Many entrepreneurs forget that even a single item can often contain multiple SKUs. A SKU, stock keeping unit, typically refers to color, size and variation of a single product. In general, the more SKUs you have, the more attention, time and money you will need to spend in tracking and maintaining inventory.

Let’s look at how a t-shirt breaks down in SKUs to get a good idea of the process. You’ll not only need to stock a variety of sizes (small, medium, large) but also colors of each size (small and red, medium and red, etc.) and perhaps even male, female and children’s sizes (small, red and women’s; medium, gray and children’s; large, blue and men’s).

The more SKUs you have, the more attention, time and money you will need to spend in tracking and maintaining inventory.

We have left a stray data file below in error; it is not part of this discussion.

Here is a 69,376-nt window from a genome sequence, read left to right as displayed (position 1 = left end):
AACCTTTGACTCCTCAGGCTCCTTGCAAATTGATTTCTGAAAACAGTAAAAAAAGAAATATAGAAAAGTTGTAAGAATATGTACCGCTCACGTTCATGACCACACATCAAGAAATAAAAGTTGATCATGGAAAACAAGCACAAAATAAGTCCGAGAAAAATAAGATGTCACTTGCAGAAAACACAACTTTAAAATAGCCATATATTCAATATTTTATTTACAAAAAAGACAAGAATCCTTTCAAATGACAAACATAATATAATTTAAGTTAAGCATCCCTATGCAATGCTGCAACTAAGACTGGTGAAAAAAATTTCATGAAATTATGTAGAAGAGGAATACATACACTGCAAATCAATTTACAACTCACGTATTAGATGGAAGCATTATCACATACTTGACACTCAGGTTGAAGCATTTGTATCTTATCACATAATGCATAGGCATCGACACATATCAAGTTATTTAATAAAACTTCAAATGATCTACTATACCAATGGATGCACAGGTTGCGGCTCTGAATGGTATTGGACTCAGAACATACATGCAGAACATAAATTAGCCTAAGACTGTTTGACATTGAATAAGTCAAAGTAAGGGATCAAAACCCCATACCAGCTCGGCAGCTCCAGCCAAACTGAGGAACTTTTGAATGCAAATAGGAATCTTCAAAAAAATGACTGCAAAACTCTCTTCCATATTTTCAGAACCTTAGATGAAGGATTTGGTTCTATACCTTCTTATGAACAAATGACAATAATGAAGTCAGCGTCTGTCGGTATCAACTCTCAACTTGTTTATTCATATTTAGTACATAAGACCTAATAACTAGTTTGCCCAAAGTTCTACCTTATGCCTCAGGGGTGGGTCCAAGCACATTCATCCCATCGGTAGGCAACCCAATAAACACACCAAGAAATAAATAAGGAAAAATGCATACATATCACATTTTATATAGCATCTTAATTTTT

Don’t let SKUs discourage you, but do be aware of the additional costs and reparations for product mix ups during your shipping fulfillment process. Also, be aware that there are plenty of tools and resources to help you with inventory management to streamline this process.

Consider Product Lifespan

Having a consumable or disposable product is great from a business perspective because it provides you a better opportunity to earn consumer trust and build your business off of repeat sales. Consider a grocery store model. Inventory churn is high, competition is fierce, but location and price point generate loyalty, pulling in consumers on a weekly basis.